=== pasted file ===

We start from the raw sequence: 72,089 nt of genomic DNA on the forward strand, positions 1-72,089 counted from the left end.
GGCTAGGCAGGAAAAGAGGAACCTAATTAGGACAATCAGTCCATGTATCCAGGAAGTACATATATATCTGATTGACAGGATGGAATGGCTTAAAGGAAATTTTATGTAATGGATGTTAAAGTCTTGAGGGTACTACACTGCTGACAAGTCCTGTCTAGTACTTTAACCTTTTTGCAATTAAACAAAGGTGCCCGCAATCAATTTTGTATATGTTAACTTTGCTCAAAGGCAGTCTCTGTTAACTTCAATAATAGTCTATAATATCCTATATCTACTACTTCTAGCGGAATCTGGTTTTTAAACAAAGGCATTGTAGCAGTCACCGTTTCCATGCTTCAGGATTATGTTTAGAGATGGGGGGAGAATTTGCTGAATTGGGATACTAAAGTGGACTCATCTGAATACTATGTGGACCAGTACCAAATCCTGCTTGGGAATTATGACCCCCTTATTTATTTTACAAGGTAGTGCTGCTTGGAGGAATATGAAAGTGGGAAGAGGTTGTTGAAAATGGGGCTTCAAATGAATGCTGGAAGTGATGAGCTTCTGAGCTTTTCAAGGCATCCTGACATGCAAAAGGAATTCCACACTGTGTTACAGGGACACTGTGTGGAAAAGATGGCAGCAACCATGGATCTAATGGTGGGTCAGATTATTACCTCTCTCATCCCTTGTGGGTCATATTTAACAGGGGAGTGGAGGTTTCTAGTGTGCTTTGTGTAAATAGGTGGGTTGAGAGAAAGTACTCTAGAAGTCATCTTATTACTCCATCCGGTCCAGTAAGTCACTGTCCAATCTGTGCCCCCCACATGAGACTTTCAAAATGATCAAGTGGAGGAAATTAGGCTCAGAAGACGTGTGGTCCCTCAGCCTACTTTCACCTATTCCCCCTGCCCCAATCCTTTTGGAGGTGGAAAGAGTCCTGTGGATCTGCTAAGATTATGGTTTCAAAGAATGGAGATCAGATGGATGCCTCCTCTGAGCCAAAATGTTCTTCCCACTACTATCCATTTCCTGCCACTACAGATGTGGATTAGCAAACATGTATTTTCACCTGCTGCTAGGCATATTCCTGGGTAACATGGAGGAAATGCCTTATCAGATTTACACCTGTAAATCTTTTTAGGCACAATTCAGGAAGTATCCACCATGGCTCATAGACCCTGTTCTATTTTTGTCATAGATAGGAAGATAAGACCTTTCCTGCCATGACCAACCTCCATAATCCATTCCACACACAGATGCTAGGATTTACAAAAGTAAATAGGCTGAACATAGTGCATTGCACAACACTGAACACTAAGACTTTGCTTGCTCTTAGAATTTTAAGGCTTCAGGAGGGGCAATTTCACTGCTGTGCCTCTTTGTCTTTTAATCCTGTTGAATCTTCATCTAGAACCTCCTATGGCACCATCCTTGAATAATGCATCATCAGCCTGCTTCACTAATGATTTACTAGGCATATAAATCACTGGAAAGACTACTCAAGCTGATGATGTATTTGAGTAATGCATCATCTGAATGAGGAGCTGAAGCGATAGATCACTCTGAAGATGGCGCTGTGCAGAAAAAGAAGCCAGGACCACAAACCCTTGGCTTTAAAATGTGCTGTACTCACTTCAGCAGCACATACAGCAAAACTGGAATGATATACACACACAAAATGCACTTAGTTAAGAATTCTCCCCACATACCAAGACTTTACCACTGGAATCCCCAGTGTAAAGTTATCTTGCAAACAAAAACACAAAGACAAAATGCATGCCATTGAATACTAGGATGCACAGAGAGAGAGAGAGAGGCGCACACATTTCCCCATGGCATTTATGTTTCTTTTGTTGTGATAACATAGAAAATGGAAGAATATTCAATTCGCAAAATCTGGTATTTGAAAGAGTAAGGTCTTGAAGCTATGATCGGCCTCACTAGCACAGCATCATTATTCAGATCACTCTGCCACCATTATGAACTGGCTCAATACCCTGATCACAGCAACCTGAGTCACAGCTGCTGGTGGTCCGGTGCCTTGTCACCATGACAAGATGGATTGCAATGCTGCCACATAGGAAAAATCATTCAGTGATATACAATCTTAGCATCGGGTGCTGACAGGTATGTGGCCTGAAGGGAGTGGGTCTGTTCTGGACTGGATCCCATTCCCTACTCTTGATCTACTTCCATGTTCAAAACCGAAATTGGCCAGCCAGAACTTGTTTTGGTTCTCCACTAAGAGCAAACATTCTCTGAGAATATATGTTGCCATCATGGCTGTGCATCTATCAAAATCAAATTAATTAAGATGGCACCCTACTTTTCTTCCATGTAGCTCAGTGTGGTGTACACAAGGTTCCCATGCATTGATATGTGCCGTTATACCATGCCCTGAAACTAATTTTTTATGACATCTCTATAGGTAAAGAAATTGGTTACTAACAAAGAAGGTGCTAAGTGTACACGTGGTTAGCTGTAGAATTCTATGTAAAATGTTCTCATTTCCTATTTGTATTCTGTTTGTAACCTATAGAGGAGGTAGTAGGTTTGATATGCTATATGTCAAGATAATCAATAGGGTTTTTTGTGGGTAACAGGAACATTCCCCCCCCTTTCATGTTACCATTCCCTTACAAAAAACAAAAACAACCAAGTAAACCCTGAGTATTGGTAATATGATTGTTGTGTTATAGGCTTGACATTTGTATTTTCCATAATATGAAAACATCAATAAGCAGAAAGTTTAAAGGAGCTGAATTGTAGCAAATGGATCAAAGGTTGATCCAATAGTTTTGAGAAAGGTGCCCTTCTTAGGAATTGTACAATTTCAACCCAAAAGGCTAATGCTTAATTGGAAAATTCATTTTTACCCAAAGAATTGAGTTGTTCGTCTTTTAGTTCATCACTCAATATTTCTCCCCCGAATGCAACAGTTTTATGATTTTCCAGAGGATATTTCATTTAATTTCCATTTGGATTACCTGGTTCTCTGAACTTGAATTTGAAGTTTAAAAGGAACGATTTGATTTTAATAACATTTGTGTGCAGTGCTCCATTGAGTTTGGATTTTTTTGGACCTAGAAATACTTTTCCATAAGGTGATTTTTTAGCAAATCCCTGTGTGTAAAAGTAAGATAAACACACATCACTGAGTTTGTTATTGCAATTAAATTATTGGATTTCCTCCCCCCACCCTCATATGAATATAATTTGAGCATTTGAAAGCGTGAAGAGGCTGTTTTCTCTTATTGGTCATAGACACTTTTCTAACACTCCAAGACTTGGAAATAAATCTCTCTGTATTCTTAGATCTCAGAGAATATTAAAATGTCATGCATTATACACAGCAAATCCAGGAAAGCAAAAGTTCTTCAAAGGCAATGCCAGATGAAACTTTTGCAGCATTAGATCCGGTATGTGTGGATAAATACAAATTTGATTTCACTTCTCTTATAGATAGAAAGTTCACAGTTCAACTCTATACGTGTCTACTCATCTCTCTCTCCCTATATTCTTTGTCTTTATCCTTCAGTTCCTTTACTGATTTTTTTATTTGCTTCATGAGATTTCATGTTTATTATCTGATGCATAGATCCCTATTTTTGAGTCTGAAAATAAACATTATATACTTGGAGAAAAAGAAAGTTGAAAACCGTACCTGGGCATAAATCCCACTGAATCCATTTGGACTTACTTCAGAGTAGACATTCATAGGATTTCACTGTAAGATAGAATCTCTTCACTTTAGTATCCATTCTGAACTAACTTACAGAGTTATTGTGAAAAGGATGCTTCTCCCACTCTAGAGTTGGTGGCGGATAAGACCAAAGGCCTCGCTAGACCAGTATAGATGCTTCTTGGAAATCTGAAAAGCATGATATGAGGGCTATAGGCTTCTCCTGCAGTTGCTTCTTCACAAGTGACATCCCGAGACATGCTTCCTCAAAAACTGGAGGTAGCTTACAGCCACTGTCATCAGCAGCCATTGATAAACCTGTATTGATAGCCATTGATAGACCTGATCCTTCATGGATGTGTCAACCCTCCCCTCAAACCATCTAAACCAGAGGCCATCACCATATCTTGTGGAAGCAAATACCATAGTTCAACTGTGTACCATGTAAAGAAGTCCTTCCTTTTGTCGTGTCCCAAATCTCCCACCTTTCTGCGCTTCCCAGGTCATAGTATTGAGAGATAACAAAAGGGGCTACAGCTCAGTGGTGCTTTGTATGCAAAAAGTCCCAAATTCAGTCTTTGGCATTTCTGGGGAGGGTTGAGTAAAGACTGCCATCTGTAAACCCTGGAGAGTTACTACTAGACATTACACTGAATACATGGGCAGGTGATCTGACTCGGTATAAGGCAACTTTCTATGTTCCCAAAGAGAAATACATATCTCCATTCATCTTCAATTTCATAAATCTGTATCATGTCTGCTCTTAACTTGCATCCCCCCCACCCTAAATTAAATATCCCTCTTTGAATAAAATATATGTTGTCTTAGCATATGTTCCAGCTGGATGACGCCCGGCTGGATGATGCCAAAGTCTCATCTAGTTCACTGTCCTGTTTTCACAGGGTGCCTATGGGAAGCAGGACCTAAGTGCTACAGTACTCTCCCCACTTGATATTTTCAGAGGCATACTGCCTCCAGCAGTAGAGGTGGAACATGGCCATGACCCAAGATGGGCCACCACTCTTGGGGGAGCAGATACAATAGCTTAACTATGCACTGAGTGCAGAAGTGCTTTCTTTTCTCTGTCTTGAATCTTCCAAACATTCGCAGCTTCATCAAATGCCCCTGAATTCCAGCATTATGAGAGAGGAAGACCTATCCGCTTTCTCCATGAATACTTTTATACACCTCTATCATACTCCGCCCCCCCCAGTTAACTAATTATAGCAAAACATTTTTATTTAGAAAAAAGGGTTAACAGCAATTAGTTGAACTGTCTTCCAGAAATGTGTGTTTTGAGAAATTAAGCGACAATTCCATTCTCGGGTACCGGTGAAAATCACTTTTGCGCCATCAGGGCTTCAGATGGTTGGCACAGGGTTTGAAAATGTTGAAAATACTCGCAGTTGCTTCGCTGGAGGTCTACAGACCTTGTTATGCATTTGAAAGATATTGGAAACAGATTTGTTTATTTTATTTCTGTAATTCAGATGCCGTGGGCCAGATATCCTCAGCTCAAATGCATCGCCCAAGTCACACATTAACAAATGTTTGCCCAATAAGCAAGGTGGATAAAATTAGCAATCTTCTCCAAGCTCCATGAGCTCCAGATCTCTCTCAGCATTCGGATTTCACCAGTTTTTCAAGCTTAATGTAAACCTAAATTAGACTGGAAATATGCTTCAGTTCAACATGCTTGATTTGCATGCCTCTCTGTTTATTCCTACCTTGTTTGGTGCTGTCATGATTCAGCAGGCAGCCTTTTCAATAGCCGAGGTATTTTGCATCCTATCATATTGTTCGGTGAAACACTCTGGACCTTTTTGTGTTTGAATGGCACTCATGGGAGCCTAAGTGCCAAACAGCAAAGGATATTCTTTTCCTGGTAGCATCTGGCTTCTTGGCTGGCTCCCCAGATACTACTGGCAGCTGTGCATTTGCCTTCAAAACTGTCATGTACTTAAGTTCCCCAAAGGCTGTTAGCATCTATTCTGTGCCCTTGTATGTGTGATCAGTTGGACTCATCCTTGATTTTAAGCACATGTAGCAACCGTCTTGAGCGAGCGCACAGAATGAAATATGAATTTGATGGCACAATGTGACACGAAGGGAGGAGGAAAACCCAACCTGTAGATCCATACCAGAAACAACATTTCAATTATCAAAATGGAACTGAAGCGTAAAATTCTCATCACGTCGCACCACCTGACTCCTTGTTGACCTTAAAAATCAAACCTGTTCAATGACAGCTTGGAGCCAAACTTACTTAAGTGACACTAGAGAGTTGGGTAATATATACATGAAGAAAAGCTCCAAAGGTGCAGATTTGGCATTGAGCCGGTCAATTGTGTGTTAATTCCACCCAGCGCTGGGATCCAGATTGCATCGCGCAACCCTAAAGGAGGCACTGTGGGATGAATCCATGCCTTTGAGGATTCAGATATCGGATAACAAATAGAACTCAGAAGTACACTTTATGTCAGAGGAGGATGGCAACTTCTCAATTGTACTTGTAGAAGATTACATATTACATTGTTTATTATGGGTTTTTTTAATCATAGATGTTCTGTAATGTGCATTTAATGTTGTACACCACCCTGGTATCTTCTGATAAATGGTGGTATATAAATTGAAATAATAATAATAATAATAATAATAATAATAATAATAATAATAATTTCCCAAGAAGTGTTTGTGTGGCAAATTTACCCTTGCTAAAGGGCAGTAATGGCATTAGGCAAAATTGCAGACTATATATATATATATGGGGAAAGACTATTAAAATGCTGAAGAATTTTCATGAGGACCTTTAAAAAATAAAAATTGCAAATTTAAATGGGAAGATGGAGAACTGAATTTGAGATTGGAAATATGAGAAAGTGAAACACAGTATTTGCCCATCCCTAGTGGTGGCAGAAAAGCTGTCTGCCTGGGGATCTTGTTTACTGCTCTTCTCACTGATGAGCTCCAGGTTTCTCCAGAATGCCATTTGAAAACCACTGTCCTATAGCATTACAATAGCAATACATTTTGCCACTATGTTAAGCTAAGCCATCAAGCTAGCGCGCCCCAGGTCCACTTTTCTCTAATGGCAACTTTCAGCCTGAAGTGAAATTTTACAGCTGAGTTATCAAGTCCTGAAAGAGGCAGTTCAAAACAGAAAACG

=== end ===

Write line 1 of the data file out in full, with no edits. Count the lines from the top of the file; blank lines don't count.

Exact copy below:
We start from the raw sequence: 72,089 nt of genomic DNA on the forward strand, positions 1-72,089 counted from the left end.